Immunotherapy of prostate cancer: should we be targeting stem cells and EMT?
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- Dunning, N.L., Laversin, S.A., Miles, A.K. et al. Cancer Immunol Immunother (2011) 60: 1181. doi:10.1007/s00262-011-1065-8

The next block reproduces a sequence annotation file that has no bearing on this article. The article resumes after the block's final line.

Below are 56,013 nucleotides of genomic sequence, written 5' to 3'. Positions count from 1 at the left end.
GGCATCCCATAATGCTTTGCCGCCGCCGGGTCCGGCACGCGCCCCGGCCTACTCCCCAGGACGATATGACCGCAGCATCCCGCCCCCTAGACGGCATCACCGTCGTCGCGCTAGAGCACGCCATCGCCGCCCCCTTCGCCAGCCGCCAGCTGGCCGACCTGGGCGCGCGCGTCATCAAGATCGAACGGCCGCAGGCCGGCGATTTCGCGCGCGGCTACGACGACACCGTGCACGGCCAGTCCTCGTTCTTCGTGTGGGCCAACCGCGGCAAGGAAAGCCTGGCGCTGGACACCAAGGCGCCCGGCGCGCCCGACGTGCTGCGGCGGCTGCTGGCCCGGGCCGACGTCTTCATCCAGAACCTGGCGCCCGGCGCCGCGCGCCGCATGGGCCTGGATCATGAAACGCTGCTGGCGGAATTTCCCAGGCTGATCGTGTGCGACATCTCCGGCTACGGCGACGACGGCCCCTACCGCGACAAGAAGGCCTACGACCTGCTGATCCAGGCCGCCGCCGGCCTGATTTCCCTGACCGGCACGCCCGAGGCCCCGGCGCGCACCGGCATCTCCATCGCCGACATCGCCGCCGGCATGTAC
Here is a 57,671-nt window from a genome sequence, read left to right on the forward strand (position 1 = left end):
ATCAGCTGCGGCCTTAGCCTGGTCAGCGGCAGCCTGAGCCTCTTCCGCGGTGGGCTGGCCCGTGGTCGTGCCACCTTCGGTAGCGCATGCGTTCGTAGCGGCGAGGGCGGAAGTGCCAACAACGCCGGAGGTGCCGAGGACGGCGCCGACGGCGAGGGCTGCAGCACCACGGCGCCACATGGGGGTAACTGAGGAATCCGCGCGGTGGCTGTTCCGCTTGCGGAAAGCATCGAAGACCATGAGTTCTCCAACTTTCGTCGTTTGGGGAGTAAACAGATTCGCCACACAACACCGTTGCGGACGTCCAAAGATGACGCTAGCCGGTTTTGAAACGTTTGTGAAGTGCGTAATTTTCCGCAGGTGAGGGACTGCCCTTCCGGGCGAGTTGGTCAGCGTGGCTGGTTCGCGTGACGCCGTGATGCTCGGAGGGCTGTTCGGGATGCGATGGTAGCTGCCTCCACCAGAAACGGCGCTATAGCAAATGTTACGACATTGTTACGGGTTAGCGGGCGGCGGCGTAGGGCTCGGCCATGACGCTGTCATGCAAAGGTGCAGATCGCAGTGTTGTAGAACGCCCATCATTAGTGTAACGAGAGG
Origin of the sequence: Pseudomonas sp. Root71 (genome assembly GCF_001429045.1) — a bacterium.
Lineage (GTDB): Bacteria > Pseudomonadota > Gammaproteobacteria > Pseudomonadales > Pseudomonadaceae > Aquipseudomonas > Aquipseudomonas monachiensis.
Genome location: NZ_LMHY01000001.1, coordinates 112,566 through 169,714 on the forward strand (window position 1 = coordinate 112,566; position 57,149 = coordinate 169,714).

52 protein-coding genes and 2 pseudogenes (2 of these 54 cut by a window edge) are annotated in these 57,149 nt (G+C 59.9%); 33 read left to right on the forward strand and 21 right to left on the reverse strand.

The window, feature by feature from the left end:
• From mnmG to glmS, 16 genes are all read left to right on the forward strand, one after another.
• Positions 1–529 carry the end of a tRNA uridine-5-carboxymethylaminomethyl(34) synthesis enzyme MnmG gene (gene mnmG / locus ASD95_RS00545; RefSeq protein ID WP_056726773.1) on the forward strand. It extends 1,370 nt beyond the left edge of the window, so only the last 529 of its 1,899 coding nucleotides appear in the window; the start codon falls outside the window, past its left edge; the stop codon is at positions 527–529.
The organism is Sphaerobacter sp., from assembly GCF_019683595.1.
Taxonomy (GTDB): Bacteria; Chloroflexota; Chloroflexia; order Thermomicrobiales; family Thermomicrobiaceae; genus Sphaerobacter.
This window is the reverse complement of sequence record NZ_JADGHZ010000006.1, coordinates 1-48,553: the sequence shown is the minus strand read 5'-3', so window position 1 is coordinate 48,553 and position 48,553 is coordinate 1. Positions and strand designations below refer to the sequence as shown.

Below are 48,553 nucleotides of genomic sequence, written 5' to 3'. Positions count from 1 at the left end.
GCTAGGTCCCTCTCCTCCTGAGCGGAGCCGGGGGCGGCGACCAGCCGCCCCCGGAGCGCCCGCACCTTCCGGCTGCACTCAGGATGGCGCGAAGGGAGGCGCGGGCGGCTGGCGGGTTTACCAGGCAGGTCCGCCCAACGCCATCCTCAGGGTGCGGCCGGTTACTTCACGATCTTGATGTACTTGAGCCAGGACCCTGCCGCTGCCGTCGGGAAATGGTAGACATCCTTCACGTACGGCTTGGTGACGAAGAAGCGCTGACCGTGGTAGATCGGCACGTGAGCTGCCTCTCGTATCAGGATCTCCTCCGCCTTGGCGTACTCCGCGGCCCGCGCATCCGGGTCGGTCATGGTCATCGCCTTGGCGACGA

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Cancer stem cells have been implicated in a number of solid malignancies including prostate cancer. In the case of localised prostate cancer, patients are often treated with surgery (radical prostatectomy) and/or radiotherapy. However, disease recurrence is an issue in about 30% of patients, who will then go on to receive hormone ablation therapy. Hormone ablation therapy is often palliative in a vast proportion of individuals, and for hormone-refractory patients, there are several immunotherapies targeting a number of prostate tumour antigens which are currently in development. However, clinical responses in this setting are inconsistent, and it is believed that the failure to achieve full and permanent tumour eradication is due to a small, resistant population of cells known as ‘cancer stem cells’ (CSCs). The stochastic and clonal evolution models are among several models used to describe cancer development. The general consensus is that cancer may arise in any cell as a result of genetic mutations in oncogenes and tumour suppressor genes, which consequently result in uncontrolled cell growth. The cancer stem cell theory, however, challenges previous opinion and proposes that like normal tissues, tumours are hierarchical and only the rare subpopulation of cells at the top of the hierarchy possess the biological properties required to initiate tumourigenesis. Furthermore, where most cancer models infer that every cell within a tumour is equally malignant, i.e. equally capable of reconstituting new tumours, the cancer stem cell theory suggests that only the rare cancer stem cell component possess tumour-initiating capabilities. Hence, according to this model, cancer stem cells are implicated in both tumour initiation and progression. In recent years, the role of epithelial–mesenchymal transition (EMT) in the advancement of prostate cancer has become apparent. Therefore, CSCs and EMT are both likely to play critical roles in prostate cancer tumourigenesis. This review summarises the current immunotherapeutic strategies targeting prostate tumour antigens taking into account the need to consider treatments that target cancer stem cells and cells involved in epithelial–mesenchymal transition.